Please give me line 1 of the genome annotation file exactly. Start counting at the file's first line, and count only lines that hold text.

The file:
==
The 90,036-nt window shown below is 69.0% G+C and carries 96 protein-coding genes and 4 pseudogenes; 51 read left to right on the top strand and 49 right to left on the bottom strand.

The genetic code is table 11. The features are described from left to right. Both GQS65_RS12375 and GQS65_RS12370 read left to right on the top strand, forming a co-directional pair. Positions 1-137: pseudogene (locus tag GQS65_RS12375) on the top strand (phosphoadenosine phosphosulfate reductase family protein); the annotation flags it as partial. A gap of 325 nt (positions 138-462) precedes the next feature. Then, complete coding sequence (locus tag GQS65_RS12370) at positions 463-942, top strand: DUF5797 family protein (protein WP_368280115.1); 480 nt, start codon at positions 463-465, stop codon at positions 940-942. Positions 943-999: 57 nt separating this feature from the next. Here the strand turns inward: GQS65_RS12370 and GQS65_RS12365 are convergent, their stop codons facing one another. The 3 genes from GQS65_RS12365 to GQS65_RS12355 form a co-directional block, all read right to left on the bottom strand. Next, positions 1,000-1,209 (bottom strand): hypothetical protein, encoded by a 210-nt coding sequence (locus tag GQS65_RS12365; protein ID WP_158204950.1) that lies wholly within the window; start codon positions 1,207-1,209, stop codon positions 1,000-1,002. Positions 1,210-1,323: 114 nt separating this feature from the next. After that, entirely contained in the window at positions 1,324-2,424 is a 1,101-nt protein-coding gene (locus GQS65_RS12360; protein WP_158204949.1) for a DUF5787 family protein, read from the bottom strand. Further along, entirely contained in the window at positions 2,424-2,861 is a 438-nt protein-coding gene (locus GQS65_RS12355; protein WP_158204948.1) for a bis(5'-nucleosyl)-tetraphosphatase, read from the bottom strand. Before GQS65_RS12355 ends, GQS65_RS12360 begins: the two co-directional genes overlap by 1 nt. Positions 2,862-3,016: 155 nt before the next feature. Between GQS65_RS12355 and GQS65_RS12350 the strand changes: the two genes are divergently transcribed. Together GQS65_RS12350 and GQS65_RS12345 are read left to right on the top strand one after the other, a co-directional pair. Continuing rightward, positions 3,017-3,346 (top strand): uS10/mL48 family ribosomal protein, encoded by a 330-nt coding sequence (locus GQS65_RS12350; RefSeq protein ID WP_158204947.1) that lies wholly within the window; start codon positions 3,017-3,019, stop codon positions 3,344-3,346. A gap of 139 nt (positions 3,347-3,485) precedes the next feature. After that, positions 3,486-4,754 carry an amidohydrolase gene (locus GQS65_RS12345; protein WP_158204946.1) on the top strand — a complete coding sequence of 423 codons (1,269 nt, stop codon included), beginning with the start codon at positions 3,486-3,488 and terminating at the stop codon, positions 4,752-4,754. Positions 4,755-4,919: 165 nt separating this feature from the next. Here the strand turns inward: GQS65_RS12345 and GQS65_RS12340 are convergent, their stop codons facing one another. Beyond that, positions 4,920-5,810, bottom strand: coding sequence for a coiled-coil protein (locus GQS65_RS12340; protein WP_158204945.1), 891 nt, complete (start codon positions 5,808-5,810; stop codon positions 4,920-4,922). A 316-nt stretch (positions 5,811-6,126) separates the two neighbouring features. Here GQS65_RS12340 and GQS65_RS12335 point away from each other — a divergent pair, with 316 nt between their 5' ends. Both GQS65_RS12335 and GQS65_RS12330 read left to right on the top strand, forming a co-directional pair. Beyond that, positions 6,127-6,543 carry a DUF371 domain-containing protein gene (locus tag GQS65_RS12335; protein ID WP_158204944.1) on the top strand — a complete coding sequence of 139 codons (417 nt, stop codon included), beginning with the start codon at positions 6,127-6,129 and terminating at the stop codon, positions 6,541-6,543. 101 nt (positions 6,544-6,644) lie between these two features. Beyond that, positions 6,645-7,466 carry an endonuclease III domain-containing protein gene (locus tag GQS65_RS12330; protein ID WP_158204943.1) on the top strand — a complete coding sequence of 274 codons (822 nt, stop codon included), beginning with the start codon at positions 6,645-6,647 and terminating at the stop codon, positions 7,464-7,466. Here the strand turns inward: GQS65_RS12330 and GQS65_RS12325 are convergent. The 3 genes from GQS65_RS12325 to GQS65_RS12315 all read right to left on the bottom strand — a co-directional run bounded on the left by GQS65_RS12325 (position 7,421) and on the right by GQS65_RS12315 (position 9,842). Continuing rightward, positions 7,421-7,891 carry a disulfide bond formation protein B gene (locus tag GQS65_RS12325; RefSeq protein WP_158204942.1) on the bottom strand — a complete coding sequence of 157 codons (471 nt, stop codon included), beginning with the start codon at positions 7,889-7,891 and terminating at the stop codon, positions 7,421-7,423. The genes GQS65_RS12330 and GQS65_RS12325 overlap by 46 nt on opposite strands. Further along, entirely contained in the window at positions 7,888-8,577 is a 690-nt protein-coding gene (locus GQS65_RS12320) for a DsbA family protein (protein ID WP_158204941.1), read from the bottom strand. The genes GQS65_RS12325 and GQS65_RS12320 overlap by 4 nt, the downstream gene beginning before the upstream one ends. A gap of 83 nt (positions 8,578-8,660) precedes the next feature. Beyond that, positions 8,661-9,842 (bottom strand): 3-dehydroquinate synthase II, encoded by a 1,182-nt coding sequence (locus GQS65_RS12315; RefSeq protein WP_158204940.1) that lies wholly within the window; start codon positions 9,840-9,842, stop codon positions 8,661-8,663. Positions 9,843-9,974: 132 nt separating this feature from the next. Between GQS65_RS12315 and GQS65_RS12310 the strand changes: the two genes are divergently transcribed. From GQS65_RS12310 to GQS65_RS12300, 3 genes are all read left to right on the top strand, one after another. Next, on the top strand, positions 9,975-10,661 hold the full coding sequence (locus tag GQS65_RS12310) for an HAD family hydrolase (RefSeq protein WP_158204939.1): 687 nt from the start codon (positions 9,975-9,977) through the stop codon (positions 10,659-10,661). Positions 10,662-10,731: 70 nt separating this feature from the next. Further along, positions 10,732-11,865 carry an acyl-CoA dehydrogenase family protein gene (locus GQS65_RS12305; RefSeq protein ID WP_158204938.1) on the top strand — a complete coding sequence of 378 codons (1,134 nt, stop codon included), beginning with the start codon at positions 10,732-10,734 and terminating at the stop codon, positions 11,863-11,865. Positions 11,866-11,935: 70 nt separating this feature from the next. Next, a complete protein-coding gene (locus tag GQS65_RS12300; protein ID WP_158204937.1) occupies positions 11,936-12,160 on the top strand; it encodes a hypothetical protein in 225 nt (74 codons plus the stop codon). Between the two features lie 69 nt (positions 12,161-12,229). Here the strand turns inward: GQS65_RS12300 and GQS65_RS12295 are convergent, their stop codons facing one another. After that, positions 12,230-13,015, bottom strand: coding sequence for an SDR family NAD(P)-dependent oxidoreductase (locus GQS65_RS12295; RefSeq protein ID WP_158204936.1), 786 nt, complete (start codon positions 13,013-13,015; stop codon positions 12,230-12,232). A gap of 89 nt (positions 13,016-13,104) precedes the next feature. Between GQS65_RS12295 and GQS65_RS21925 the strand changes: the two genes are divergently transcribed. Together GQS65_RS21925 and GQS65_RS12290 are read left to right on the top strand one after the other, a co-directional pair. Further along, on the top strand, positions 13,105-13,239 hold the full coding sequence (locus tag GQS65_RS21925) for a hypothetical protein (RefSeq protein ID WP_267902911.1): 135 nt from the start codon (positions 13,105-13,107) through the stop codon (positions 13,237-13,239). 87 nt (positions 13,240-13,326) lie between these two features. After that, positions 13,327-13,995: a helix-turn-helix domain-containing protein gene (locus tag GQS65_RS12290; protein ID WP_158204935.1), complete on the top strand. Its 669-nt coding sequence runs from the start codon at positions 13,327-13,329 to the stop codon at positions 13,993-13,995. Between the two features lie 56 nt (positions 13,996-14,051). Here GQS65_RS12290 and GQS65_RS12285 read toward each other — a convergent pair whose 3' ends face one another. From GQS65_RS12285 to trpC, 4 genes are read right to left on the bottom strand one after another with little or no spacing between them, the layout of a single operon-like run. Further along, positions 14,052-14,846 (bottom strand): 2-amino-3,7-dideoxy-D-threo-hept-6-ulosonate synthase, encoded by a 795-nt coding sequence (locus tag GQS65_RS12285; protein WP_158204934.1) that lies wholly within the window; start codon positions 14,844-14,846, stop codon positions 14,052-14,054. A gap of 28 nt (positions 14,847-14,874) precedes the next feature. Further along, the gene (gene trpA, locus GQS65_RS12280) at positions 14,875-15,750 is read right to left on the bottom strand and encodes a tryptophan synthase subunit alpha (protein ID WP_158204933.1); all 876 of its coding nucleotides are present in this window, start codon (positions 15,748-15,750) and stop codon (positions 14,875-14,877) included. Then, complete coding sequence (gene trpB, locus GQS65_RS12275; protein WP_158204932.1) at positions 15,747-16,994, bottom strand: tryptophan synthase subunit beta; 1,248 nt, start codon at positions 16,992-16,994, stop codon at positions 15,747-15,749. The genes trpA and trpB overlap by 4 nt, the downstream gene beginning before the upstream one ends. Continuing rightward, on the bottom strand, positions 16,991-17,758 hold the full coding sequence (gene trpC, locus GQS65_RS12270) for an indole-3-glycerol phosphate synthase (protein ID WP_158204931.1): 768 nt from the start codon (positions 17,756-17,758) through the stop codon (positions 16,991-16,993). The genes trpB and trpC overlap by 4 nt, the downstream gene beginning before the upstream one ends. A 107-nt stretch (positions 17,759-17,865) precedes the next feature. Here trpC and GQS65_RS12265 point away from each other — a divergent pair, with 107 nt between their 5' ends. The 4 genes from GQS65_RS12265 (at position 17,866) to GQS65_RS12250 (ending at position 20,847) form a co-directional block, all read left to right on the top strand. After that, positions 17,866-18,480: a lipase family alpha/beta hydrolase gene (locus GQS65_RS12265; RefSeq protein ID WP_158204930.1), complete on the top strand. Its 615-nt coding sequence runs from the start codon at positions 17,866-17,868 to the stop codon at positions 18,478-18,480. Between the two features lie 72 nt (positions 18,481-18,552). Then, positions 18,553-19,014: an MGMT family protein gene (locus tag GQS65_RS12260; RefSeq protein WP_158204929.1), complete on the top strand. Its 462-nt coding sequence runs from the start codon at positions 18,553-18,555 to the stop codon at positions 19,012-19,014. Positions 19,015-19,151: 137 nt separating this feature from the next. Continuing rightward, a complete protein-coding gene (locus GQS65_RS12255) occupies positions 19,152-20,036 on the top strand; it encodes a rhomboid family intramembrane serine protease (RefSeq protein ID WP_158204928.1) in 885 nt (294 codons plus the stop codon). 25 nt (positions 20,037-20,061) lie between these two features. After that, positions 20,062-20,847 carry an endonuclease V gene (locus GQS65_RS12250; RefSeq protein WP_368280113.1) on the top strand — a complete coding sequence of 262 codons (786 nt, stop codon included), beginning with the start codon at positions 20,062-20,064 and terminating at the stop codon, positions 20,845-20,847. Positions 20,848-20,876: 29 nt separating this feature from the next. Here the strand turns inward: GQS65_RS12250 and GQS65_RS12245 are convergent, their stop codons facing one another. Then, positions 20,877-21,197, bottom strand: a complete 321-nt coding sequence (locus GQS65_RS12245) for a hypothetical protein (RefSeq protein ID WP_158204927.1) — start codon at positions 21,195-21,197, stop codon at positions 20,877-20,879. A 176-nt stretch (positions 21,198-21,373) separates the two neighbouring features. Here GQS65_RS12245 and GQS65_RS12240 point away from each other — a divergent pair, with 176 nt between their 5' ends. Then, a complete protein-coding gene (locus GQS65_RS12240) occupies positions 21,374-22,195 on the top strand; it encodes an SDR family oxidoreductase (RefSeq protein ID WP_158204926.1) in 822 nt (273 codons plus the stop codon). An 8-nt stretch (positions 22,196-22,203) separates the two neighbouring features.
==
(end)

The 90,036-nt window shown below is 69.0% G+C and carries 96 protein-coding genes and 4 pseudogenes; 51 read left to right on the top strand and 49 right to left on the bottom strand.